A Worry Jar – can be a helpful way to manage your worries and anxiety

Helping Your Teen Overcome Worries and Anxiety

As parents, it can be hard to know how to help your child manage their worries. You may want to help them realise they’re overreacting or catastrophising, or may feel like getting them to be positive and stop ruminating would be helpful The thing is we all worry at times, and for some people  it can impact their day, leaving them anxious, overwhelmed, have trouble sleeping, trouble making decisions and loads more

In this post, I will share with you a helpful technique called the worry jar, which can assist your teen in managing their worries effectively.

What is a worry jar?

  • A worry jar is a practical tool that allows your teen to contain their worries and prevent them from overwhelming their thoughts.
  • By creating a physical space for worries, your teen can experience a sense of relief and reduce repetitive thoughts.

Instructions for Creating a Worry Jar:

  1. Find a glass or plastic jar that your teen can decorate or label.
  2. If they like they can personalise the jar by decorating it creatively.
  3. Label the jar with a name, such as “Adams Worry Jar” or “My Worry Jar.”
  4. Each time your teen has a worry they can write it down and put it in the jar
  5. Once all the worries are inside, have your teen close the jar and keep it closed until ‘worry time’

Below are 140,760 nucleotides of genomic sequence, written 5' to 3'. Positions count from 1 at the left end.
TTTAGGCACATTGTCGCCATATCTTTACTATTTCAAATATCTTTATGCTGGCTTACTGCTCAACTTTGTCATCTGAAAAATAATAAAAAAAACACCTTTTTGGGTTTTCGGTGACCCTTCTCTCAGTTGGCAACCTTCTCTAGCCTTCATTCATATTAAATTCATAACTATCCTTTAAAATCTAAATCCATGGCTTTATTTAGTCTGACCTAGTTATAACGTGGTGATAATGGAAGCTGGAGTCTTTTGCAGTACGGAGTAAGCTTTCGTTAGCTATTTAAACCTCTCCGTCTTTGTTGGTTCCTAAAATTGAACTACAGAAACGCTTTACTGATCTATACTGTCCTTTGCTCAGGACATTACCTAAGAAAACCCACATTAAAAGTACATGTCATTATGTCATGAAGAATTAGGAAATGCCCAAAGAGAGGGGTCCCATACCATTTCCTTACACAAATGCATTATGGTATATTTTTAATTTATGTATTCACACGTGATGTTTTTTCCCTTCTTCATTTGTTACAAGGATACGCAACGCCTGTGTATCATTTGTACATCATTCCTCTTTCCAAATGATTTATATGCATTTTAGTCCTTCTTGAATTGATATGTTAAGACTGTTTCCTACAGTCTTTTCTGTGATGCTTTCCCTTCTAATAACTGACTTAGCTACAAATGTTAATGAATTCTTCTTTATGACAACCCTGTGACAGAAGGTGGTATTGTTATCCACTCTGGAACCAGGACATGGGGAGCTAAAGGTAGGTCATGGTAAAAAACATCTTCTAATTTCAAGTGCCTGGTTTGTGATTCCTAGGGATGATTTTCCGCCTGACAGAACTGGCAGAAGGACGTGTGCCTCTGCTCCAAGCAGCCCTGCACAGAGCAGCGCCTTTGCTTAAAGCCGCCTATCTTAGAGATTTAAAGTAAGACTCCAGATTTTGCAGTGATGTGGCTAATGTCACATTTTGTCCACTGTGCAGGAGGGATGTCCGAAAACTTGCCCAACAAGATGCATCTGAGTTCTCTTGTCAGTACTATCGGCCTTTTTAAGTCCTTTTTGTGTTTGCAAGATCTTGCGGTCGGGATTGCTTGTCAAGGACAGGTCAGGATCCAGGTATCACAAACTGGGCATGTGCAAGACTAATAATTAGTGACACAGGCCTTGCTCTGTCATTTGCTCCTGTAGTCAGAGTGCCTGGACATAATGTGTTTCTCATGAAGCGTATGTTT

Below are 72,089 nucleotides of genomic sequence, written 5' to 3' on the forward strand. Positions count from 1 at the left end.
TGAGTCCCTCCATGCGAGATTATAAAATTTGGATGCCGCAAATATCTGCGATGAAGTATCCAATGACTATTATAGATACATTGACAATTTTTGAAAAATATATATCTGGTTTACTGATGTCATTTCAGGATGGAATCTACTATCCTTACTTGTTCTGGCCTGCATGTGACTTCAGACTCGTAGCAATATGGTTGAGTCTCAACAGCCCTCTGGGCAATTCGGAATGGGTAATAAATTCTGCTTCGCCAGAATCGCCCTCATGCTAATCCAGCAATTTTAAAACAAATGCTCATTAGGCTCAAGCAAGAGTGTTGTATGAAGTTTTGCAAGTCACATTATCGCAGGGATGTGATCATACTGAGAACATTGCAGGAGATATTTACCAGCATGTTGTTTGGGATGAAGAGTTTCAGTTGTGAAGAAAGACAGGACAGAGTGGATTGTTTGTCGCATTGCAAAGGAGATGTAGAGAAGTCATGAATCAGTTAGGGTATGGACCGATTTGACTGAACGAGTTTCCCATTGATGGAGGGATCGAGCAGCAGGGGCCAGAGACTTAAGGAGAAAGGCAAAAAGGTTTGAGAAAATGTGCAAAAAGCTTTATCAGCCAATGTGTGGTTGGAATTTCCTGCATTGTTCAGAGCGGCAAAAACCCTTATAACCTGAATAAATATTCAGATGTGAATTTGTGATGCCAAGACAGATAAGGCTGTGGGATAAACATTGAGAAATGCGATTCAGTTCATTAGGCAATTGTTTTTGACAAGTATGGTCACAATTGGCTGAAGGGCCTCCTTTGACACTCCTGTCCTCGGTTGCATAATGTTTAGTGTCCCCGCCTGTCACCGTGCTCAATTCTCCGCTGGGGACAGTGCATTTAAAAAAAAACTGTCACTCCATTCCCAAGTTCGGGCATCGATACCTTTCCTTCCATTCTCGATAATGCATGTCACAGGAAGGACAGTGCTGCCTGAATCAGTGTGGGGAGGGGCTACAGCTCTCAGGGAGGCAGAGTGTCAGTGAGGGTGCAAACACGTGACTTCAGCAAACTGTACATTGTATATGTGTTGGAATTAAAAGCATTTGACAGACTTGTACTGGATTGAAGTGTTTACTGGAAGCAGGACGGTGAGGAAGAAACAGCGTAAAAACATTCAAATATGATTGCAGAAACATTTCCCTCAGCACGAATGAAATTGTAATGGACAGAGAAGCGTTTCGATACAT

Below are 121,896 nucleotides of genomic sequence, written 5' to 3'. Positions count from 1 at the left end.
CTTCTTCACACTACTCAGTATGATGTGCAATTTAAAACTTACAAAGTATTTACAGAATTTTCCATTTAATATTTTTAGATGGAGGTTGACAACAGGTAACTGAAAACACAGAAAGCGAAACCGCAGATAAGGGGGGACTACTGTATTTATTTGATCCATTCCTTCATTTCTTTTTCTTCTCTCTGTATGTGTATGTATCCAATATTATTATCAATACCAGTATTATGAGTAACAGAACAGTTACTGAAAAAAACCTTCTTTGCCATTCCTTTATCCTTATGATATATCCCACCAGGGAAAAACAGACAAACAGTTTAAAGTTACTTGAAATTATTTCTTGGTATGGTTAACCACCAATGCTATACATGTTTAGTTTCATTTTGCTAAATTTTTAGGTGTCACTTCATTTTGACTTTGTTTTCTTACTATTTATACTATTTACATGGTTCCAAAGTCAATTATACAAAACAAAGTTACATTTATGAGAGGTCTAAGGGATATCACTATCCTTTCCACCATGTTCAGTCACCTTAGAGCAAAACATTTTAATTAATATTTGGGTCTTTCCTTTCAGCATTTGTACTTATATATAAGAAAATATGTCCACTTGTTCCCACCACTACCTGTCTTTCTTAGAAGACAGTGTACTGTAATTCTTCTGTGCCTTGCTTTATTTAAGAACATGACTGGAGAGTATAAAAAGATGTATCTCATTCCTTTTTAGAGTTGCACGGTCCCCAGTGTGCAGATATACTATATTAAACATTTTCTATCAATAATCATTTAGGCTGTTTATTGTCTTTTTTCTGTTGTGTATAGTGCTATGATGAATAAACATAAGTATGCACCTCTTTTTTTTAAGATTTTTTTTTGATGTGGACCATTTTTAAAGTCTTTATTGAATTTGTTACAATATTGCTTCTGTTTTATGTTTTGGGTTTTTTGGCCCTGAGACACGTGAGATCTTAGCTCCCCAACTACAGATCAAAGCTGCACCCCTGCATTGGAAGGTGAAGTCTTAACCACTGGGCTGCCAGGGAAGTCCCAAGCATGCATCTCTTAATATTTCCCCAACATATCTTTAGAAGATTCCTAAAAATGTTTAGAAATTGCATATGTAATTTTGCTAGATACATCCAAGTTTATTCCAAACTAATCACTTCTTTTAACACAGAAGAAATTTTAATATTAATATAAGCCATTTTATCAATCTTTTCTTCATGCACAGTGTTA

Scheduling Worry Time:

  • The next step is to establish “Worry Time,” which is a designated period when your teen can freely express their worries.
  • Setting a specific time for worry allows your teen to compartmentalise their concerns and prevent them from dominating their entire day. 

Instructions for Scheduling Worry Time:

  1. Choose a time slot of 10-15 ( no more than 30 ) minutes after school or after dinner (avoid right before bedtime). 
  2. Write down the worry time on a piece of paper and attach it to the worry jar (e.g., 4 PM to 4:15 PM).
  3. Consider setting a timer or alarm to remind your teen when worry time begins.
  4. During worry time, your teen can open the jar and focus on their worries.
  5. They can review all their worries or choose a few to reflect on each day.
  6. Depending on their preference, your teen can spend worry time alone or with your support.
  7. To signal the end of worry time, use a timer or alarm to indicate that it’s over for the day.
  8. Your teen should then close the jar to symbolise putting their worries away.

Why Worry Time is Helpful:

Worry time serves as a helpful tool for anxiety for several reasons:

    • It creates a dedicated space for worries, freeing your teen from constantly replaying them in their mind.
    • It encourages your teen to acknowledge and confront their worries in a controlled manner.
    • By saving worries for designated times, your teen can focus on other activities and regain a sense of control.
    • Over time, your teen may realise that some worries lose their power or become less significant, leading to a sense of accomplishment and relief.

Categorise the worries:

Once your teen has written down their worries and placed them in the worry jar, it can be helpful to further categorise the worries into three different groups: Action, Reflect, and Accept. This categorisation allows your teen to approach their worries in a more structured and proactive way.